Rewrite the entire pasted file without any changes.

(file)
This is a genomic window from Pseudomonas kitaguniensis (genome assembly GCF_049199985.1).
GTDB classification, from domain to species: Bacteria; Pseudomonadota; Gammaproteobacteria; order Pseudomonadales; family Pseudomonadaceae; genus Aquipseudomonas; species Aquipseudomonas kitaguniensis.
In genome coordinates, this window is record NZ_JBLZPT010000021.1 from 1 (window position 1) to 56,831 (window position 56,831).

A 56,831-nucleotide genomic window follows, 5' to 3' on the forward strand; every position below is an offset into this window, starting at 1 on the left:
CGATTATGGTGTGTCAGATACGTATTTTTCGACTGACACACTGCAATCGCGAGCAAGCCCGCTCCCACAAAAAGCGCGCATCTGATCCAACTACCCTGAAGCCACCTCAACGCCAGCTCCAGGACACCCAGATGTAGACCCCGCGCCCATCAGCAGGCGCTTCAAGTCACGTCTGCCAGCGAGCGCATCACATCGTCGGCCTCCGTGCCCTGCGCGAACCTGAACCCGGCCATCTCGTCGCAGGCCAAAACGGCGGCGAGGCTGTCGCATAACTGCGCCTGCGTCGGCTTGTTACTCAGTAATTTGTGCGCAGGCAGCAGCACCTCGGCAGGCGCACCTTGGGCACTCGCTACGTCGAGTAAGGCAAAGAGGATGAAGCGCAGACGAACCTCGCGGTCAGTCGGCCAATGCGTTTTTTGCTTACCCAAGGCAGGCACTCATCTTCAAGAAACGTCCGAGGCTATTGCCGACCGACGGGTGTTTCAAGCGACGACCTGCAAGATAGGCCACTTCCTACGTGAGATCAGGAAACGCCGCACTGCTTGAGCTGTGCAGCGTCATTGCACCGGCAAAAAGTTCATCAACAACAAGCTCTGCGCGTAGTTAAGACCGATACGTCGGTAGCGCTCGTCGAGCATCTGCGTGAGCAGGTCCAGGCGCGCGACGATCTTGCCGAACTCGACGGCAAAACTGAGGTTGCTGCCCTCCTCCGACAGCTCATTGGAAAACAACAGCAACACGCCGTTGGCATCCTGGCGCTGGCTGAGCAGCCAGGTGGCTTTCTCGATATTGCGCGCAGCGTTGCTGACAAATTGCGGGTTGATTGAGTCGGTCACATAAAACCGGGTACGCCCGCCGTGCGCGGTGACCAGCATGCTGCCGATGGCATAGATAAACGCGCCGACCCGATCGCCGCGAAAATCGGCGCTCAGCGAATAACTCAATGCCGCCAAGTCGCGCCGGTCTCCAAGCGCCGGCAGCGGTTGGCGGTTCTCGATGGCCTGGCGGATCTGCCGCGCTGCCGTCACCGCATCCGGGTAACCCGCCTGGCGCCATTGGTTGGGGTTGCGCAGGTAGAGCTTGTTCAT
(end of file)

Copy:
This is a genomic window from Pseudomonas kitaguniensis (genome assembly GCF_049199985.1).
GTDB classification, from domain to species: Bacteria; Pseudomonadota; Gammaproteobacteria; order Pseudomonadales; family Pseudomonadaceae; genus Aquipseudomonas; species Aquipseudomonas kitaguniensis.
In genome coordinates, this window is record NZ_JBLZPT010000021.1 from 1 (window position 1) to 56,831 (window position 56,831).

A 56,831-nucleotide genomic window follows, 5' to 3' on the forward strand; every position below is an offset into this window, starting at 1 on the left:
CGATTATGGTGTGTCAGATACGTATTTTTCGACTGACACACTGCAATCGCGAGCAAGCCCGCTCCCACAAAAAGCGCGCATCTGATCCAACTACCCTGAAGCCACCTCAACGCCAGCTCCAGGACACCCAGATGTAGACCCCGCGCCCATCAGCAGGCGCTTCAAGTCACGTCTGCCAGCGAGCGCATCACATCGTCGGCCTCCGTGCCCTGCGCGAACCTGAACCCGGCCATCTCGTCGCAGGCCAAAACGGCGGCGAGGCTGTCGCATAACTGCGCCTGCGTCGGCTTGTTACTCAGTAATTTGTGCGCAGGCAGCAGCACCTCGGCAGGCGCACCTTGGGCACTCGCTACGTCGAGTAAGGCAAAGAGGATGAAGCGCAGACGAACCTCGCGGTCAGTCGGCCAATGCGTTTTTTGCTTACCCAAGGCAGGCACTCATCTTCAAGAAACGTCCGAGGCTATTGCCGACCGACGGGTGTTTCAAGCGACGACCTGCAAGATAGGCCACTTCCTACGTGAGATCAGGAAACGCCGCACTGCTTGAGCTGTGCAGCGTCATTGCACCGGCAAAAAGTTCATCAACAACAAGCTCTGCGCGTAGTTAAGACCGATACGTCGGTAGCGCTCGTCGAGCATCTGCGTGAGCAGGTCCAGGCGCGCGACGATCTTGCCGAACTCGACGGCAAAACTGAGGTTGCTGCCCTCCTCCGACAGCTCATTGGAAAACAACAGCAACACGCCGTTGGCATCCTGGCGCTGGCTGAGCAGCCAGGTGGCTTTCTCGATATTGCGCGCAGCGTTGCTGACAAATTGCGGGTTGATTGAGTCGGTCACATAAAACCGGGTACGCCCGCCGTGCGCGGTGACCAGCATGCTGCCGATGGCATAGATAAACGCGCCGACCCGATCGCCGCGAAAATCGGCGCTCAGCGAATAACTCAATGCCGCCAAGTCGCGCCGGTCTCCAAGCGCCGGCAGCGGTTGGCGGTTCTCGATGGCCTGGCGGATCTGCCGCGCTGCCGTCACCGCATCCGGGTAACCCGCCTGGCGCCATTGGTTGGGGTTGCGCAGGTAGAGCTTGTTCAT